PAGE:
Saturday, June 07, 2008

mercy, charity, clemency, grace, leniency mean a disposition to show kindness or compassion. mercy implies compassion that forbears punishing even when justice demands it mercy of the court>.

This is part of the formal definition from Webster's dictionary. I've been thinking about some terms that we throw around easily as human beings, and we hold to them certain connotations that aren't always included in Webster's dictionary. But being the linguist I am, I wanted to go back and look at a few terms.

These two definitions struck me as interesting, especially since words like mercy, justice and peace have dominated some conversations I've had lately.

1 a: the maintenance or administration of what is just especially by the impartial adjustment of conflicting claims or the assignment of merited rewards or punishments b: judge c: the administration of law; especially : the establishment or determination of rights according to the rules of law or equity2 a: the quality of being just, impartial, or fair b (1): the principle or ideal of just dealing or right action (2): conformity to this principle or ideal : righteousness c: the quality of conforming to law3: conformity to truth, fact, or reason : correctness


1 a: having a basis in or conforming to fact or reason : reasonable just but not a generous decision> barchaic : faithful to an original c: conforming to a standard of correctness : proper <just proportions>2 a (1): acting or being in conformity with what is morally upright or good : righteous just war> (2): being what is merited : deserved just punishment> b: legally correct : lawful <just title to an estate>

Peace is a whole other topic I'll write about I want to discuss these two terms.

Justice is an interesting topic, one I've never been really concerned with on a daily basis. In my limited knowledge, justice is demanded when a wrong has been committed, i.e. a crime. In the West, we picture Justice as a woman blindfolded with scales in her hand.

In Spanish, the word justice is justicia. Strangely enough, the Spanish vocabulary has no room for the word righteousness. They translate this word as justice. But yet another topic for another day.

In Micah 6:8, the author says,

8 He has showed you, O man, what is good.
And what does the LORD require of you?
To act justly and to love mercy
and to walk humbly with your God.


What's all this you say? What is your point today in this blog? Hang in there with me, I've got a few thoughts.

Justice is an attribute of God, something He desires. His requirement for conformity to His law prohibits us from standing in His presence. His justice (correctness, conformity) must be met in order for us to have a relationship with him. In the OT, to walk justly, one needed to follow the letter of the law.

This was impossible, and still is. In order to satisfy His need for justice, God had to send Jesus to die a substitutionary death for us. His perfect Son became the perfect sacrfice, satisfied the demands God had made in the Law, and now we are righteous and stand before Him without any sin.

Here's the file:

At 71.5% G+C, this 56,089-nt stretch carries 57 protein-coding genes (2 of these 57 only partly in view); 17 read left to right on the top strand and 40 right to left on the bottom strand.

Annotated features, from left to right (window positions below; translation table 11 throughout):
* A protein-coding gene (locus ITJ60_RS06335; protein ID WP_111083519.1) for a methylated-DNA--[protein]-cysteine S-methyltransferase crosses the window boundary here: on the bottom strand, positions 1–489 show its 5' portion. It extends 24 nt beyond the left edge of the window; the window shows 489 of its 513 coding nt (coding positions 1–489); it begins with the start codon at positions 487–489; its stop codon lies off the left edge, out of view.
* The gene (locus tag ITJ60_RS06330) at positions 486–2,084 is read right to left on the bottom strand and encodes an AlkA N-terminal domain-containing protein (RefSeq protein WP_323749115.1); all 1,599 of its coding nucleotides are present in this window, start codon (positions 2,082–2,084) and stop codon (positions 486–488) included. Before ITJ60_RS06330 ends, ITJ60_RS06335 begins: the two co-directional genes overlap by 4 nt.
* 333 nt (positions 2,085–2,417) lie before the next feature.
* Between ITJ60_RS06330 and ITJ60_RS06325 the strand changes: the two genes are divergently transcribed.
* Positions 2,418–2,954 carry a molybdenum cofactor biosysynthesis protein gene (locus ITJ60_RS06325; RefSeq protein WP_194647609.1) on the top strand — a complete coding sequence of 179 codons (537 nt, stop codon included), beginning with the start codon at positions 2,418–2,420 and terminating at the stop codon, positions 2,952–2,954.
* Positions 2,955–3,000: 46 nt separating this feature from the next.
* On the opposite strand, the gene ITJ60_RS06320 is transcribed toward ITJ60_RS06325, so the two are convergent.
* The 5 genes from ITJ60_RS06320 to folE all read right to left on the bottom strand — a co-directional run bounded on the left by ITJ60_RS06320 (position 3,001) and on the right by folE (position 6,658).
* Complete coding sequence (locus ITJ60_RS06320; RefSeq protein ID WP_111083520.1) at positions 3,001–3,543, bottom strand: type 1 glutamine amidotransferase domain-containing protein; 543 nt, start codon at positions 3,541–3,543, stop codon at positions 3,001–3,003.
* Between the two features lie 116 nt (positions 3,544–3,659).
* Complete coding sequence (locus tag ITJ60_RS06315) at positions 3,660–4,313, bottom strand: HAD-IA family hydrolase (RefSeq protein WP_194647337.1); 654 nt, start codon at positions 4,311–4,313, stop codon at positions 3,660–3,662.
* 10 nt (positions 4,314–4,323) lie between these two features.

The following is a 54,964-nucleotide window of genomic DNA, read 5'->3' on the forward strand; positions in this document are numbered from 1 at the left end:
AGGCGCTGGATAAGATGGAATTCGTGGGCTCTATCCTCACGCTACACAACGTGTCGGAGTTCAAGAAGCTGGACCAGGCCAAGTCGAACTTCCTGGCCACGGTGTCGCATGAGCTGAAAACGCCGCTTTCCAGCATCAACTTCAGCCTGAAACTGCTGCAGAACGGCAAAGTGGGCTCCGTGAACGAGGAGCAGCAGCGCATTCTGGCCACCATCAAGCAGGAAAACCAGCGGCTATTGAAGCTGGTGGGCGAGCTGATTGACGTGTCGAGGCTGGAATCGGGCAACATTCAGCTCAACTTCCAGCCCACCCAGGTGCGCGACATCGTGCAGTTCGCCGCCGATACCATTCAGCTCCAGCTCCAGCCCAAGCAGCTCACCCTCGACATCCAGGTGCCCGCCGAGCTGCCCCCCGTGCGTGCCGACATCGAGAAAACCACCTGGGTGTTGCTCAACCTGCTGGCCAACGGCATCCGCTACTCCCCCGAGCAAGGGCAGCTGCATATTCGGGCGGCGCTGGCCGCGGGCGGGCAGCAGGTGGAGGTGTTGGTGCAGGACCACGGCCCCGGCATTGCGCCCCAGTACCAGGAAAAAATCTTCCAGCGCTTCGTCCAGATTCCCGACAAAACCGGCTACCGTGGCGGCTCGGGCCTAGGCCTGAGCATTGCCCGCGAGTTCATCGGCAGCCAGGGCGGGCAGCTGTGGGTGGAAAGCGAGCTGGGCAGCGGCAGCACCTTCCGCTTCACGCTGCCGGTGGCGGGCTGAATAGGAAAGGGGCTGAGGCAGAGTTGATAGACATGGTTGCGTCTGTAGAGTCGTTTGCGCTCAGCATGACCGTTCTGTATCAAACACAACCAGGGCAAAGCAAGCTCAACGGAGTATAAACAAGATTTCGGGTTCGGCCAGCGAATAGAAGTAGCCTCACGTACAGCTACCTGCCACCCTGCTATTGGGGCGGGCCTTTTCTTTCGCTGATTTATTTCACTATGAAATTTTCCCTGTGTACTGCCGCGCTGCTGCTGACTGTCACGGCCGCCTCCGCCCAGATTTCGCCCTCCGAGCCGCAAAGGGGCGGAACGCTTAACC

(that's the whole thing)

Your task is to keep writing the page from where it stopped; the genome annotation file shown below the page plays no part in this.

In Micah, we are commanded to walk justly. Ahah, what does this mean. I refer to the above definition of just.

"having a basis in or conforming to fact or reason"

So, we are to walk in reason. We aren't to walk in justice (demanding conformity to the Law), but reason. Micah also tells us to love mercy. I refer to the above definition of mercy

"a disposition to walk in kindness or compassion"

And finally, we are walk humbly. I don't think I have to look up humility to say that most of us, including me, struggles to walk in true humility.

Breaking this down like this, I'm realizing (with reason) that my calling by God is to persue compassion, to love walking in mercy, to find reasonable ways to love mercy, and while doing so, walk in submission to God's plan by being humble.

Phew, that's head spinning.

Back to Justice. If God's need for Justice has been satisfied, His wrath against our sin subdued by His perfect Sacrfice, shouldn't my anger for Justice be satisfied as well?

Does this mean its wrong to feel angry at injust situations? No. But what we do with this Anger is crucial. Jesus had angry moments, and he drove the men out of the temple. However, as a friend said to me this week, did we ever stop to think if He healed their wounds afterwards?

The prophets cried Foul! again and again and again in the Old Testament. We have Jesus' words in the book of Matthew as he cries out the woes against the Pharisees. We see Paul's words against the sins in 1 Corinthians. We see God's punishment against the Israelites time and again for their sins.

However, from start to finish, the overwhelming theme of the Bible isn't justice in the Webster's definition sense, that is God demanding that we demand conformity to the law. But, what we see is that Justice is one of the players in the grand scheme of God's love and how He's shown it to us, and How has satisfied His own need for Justice through His own perfect Son.

And as a response, we are to walk reasonably, loving compassion, and do it humbly to point back to what He's done.